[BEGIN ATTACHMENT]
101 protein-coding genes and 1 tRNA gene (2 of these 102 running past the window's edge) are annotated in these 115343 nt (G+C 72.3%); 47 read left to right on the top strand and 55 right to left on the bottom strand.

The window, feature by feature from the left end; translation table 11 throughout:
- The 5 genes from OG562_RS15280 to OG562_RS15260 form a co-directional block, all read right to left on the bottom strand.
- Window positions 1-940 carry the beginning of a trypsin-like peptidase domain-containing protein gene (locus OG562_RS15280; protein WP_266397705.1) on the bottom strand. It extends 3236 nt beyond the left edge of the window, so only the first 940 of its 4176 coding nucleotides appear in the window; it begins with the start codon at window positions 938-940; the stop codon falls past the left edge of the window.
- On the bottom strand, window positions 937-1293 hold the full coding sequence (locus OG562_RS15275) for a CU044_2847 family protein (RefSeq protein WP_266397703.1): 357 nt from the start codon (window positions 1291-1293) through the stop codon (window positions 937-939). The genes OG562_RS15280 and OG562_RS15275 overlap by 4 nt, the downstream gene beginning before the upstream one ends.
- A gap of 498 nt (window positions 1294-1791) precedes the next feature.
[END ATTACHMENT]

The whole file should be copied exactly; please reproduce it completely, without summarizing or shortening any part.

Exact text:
101 protein-coding genes and 1 tRNA gene (2 of these 102 running past the window's edge) are annotated in these 115343 nt (G+C 72.3%); 47 read left to right on the top strand and 55 right to left on the bottom strand.

The window, feature by feature from the left end; translation table 11 throughout:
- The 5 genes from OG562_RS15280 to OG562_RS15260 form a co-directional block, all read right to left on the bottom strand.
- Window positions 1-940 carry the beginning of a trypsin-like peptidase domain-containing protein gene (locus OG562_RS15280; protein WP_266397705.1) on the bottom strand. It extends 3236 nt beyond the left edge of the window, so only the first 940 of its 4176 coding nucleotides appear in the window; it begins with the start codon at window positions 938-940; the stop codon falls past the left edge of the window.
- On the bottom strand, window positions 937-1293 hold the full coding sequence (locus OG562_RS15275) for a CU044_2847 family protein (RefSeq protein WP_266397703.1): 357 nt from the start codon (window positions 1291-1293) through the stop codon (window positions 937-939). The genes OG562_RS15280 and OG562_RS15275 overlap by 4 nt, the downstream gene beginning before the upstream one ends.
- A gap of 498 nt (window positions 1294-1791) precedes the next feature.